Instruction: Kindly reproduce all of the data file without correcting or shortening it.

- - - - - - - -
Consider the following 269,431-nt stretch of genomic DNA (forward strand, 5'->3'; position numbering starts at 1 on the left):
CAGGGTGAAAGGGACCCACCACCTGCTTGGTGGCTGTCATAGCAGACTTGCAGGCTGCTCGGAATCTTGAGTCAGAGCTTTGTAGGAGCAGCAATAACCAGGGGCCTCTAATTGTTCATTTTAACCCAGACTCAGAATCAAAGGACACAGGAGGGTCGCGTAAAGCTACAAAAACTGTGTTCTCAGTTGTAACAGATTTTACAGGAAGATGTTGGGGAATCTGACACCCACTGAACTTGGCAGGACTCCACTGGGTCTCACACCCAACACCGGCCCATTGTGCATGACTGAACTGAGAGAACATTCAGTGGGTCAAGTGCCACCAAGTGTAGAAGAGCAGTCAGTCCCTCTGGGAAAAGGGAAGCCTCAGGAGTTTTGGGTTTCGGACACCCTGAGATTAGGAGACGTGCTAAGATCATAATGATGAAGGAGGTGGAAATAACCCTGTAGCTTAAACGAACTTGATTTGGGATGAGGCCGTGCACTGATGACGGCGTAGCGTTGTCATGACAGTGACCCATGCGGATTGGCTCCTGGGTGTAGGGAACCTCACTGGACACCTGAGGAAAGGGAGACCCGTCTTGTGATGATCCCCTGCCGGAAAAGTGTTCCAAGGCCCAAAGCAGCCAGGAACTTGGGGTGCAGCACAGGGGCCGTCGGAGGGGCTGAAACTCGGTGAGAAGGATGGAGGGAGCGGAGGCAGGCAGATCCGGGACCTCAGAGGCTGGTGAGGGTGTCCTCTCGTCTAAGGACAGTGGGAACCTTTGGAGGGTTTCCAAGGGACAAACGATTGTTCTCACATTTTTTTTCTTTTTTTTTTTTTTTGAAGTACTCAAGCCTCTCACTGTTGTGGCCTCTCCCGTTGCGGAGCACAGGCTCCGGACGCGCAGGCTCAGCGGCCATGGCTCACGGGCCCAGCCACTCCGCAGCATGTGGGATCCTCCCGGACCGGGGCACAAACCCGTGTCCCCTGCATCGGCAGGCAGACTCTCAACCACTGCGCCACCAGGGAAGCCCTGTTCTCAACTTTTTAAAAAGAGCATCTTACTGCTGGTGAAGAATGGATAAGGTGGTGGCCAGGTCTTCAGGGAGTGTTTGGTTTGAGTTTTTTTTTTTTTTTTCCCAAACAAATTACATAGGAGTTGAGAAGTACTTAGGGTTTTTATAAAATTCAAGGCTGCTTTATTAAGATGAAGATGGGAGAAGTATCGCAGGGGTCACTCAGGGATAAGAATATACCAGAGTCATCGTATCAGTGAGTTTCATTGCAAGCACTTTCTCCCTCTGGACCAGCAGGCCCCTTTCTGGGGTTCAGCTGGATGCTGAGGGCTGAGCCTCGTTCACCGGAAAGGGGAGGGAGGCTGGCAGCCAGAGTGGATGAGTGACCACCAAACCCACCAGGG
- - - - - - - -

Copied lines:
Consider the following 269,431-nt stretch of genomic DNA (forward strand, 5'->3'; position numbering starts at 1 on the left):
CAGGGTGAAAGGGACCCACCACCTGCTTGGTGGCTGTCATAGCAGACTTGCAGGCTGCTCGGAATCTTGAGTCAGAGCTTTGTAGGAGCAGCAATAACCAGGGGCCTCTAATTGTTCATTTTAACCCAGACTCAGAATCAAAGGACACAGGAGGGTCGCGTAAAGCTACAAAAACTGTGTTCTCAGTTGTAACAGATTTTACAGGAAGATGTTGGGGAATCTGACACCCACTGAACTTGGCAGGACTCCACTGGGTCTCACACCCAACACCGGCCCATTGTGCATGACTGAACTGAGAGAACATTCAGTGGGTCAAGTGCCACCAAGTGTAGAAGAGCAGTCAGTCCCTCTGGGAAAAGGGAAGCCTCAGGAGTTTTGGGTTTCGGACACCCTGAGATTAGGAGACGTGCTAAGATCATAATGATGAAGGAGGTGGAAATAACCCTGTAGCTTAAACGAACTTGATTTGGGATGAGGCCGTGCACTGATGACGGCGTAGCGTTGTCATGACAGTGACCCATGCGGATTGGCTCCTGGGTGTAGGGAACCTCACTGGACACCTGAGGAAAGGGAGACCCGTCTTGTGATGATCCCCTGCCGGAAAAGTGTTCCAAGGCCCAAAGCAGCCAGGAACTTGGGGTGCAGCACAGGGGCCGTCGGAGGGGCTGAAACTCGGTGAGAAGGATGGAGGGAGCGGAGGCAGGCAGATCCGGGACCTCAGAGGCTGGTGAGGGTGTCCTCTCGTCTAAGGACAGTGGGAACCTTTGGAGGGTTTCCAAGGGACAAACGATTGTTCTCACATTTTTTTTCTTTTTTTTTTTTTTTGAAGTACTCAAGCCTCTCACTGTTGTGGCCTCTCCCGTTGCGGAGCACAGGCTCCGGACGCGCAGGCTCAGCGGCCATGGCTCACGGGCCCAGCCACTCCGCAGCATGTGGGATCCTCCCGGACCGGGGCACAAACCCGTGTCCCCTGCATCGGCAGGCAGACTCTCAACCACTGCGCCACCAGGGAAGCCCTGTTCTCAACTTTTTAAAAAGAGCATCTTACTGCTGGTGAAGAATGGATAAGGTGGTGGCCAGGTCTTCAGGGAGTGTTTGGTTTGAGTTTTTTTTTTTTTTTTCCCAAACAAATTACATAGGAGTTGAGAAGTACTTAGGGTTTTTATAAAATTCAAGGCTGCTTTATTAAGATGAAGATGGGAGAAGTATCGCAGGGGTCACTCAGGGATAAGAATATACCAGAGTCATCGTATCAGTGAGTTTCATTGCAAGCACTTTCTCCCTCTGGACCAGCAGGCCCCTTTCTGGGGTTCAGCTGGATGCTGAGGGCTGAGCCTCGTTCACCGGAAAGGGGAGGGAGGCTGGCAGCCAGAGTGGATGAGTGACCACCAAACCCACCAGGG